This page contains a Flash digital edition of a book.

Hey Instructor… Why Do YOU Teach?

Without reservation, I can say that I have found my passion in life. I love teaching the art of helicopter fl ight. I don’t know when, where, or why my passion for sharing my love for helicopters developed, I only know that I enjoy it. Equally enjoyable is serving the FAA as a Designated Pilot Examiner (DPE). Do all instructors share this passion? If not, what motivates instructors in their vital role within our industry?

The other side of the teaching process is the evaluation of the student. As a DPE, observing poor student performance directly caused by equally poor instruction occurs all too often. In many cases, the student has no idea their helicopter education was tainted by a semi-engaged fl ight instructor. To a number of fl ight instructors, success is measured by the amount of fl ight hours they log or how those hours will be credited in furtherance of their Airline Transport Pilot (ATP) qualifi cation. Looking at the student as a ‘necessary evil’ not only hurts the student’s education, but the industry as a whole.

A few months ago, I was asked to be a reference by a fl ight instructor seeking employment within another segment of the industry. My only connection to the instructor was through the students he had presented to me for FAA practical examinations. After a quick review of the exams I had conducted for his students, I noticed that nearly all had been successful on their fi rst attempt. Additionally, a couple of instrument students stood out in my memory as ‘extraordinary’ in terms of instrument knowledge: a direct credit to this instructor. I agreed to provide the reference, however, I asked, “Why do you not want to teach anymore?” He answered, “I love teaching…I just want to experience more of what the industry has to off er. It will make me a better instructor.”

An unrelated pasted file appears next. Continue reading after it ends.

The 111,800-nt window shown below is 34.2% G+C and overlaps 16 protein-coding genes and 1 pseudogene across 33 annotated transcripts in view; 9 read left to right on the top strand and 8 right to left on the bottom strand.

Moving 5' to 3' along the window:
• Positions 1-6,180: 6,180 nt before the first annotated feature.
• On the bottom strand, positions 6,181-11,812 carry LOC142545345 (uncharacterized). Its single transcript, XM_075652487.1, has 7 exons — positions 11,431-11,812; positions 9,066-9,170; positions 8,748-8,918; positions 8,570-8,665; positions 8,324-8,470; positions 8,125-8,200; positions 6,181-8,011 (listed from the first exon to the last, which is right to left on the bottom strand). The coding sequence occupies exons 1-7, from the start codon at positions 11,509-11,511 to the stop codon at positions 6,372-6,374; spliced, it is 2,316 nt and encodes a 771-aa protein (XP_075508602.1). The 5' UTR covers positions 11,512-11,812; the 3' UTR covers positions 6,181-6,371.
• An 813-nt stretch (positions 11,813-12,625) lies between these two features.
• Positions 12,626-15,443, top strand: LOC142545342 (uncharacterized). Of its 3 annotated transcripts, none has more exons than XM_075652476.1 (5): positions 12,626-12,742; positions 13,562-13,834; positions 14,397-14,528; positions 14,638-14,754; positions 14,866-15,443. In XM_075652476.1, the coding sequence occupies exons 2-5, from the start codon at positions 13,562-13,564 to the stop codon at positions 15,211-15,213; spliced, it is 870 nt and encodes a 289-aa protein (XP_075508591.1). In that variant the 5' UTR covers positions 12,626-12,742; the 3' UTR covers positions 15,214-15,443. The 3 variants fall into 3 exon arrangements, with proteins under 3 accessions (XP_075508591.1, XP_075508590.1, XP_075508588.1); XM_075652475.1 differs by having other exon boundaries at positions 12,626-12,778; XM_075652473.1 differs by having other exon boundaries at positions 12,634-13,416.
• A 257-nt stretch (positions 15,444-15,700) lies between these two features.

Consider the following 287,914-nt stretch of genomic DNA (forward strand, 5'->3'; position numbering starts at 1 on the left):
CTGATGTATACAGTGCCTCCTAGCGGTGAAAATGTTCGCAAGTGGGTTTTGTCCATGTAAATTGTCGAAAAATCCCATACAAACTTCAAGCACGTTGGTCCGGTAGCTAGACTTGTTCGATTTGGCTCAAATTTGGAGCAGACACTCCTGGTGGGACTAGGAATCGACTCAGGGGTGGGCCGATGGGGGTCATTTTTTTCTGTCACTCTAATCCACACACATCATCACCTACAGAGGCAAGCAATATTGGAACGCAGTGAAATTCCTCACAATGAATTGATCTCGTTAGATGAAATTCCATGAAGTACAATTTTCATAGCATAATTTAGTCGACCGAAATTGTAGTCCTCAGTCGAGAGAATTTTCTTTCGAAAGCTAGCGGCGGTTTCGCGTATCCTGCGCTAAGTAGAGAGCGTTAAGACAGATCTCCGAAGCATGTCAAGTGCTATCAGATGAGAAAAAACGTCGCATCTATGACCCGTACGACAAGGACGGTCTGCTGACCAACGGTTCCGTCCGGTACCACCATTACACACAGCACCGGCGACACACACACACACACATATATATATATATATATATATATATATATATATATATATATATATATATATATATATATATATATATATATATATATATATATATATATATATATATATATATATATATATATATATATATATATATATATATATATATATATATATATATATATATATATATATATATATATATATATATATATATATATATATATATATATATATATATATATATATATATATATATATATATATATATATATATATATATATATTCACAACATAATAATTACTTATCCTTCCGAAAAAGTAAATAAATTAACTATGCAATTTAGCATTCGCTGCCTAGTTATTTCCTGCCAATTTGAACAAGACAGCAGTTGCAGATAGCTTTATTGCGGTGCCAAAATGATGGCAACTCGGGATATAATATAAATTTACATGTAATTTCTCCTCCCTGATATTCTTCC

In stark contrast to the previous instructor, I had been working with a relatively new instructor at the same school. The fi rst few students presented were less than stellar. During each evaluation, weaknesses were identifi ed in both knowledge and fl ight profi ciency at several diff ering pilot certifi cate levels. During the reevaluation of one of the applicants, a review of IFR cross- country planning was required. The planning was incorrect and the applicant was found to be unsatisfactory. How did this happen? Didn’t the instructor review the applicant’s planning prior to signing the FAR 61.49 retest endorsement? During a healthy heart-to-heart discussion with the instructor, an eventual truth was realized. He said “Randy, I really hate instructing. I’m only doing it because I have no other choice.”

I don’t expect each and every instructor to share my passion for teaching. Still, as an industry, we must expect every instructor to provide their very best eff ort to cultivate each student they are tasked to teach. Flight school management must weed out those instructors that believe mediocrity is the standard, and that their own fulfi llment to pilot stardom is only reached by having the title of “fl ight instructor.”

Training Musings By Randy Rowles

Randy Rowles has been a FAA pilot examiner for 20 years for all helicopter certifi cates and ratings. He holds a FAA Gold Seal Flight Instructor Certifi cate, NAFI Master Flight Instructor designation, and was the 2013 recipient of the HAI Flight Instructor of the Year Award. Randy is currently director of training at Epic Helicopters in Fort Worth, Texas.

50 May 2015

Page 1  |  Page 2  |  Page 3  |  Page 4  |  Page 5  |  Page 6  |  Page 7  |  Page 8  |  Page 9  |  Page 10  |  Page 11  |  Page 12  |  Page 13  |  Page 14  |  Page 15  |  Page 16  |  Page 17  |  Page 18  |  Page 19  |  Page 20  |  Page 21  |  Page 22  |  Page 23  |  Page 24  |  Page 25  |  Page 26  |  Page 27  |  Page 28  |  Page 29  |  Page 30  |  Page 31  |  Page 32  |  Page 33  |  Page 34  |  Page 35  |  Page 36  |  Page 37  |  Page 38  |  Page 39  |  Page 40  |  Page 41  |  Page 42  |  Page 43  |  Page 44  |  Page 45  |  Page 46  |  Page 47  |  Page 48  |  Page 49  |  Page 50  |  Page 51  |  Page 52  |  Page 53  |  Page 54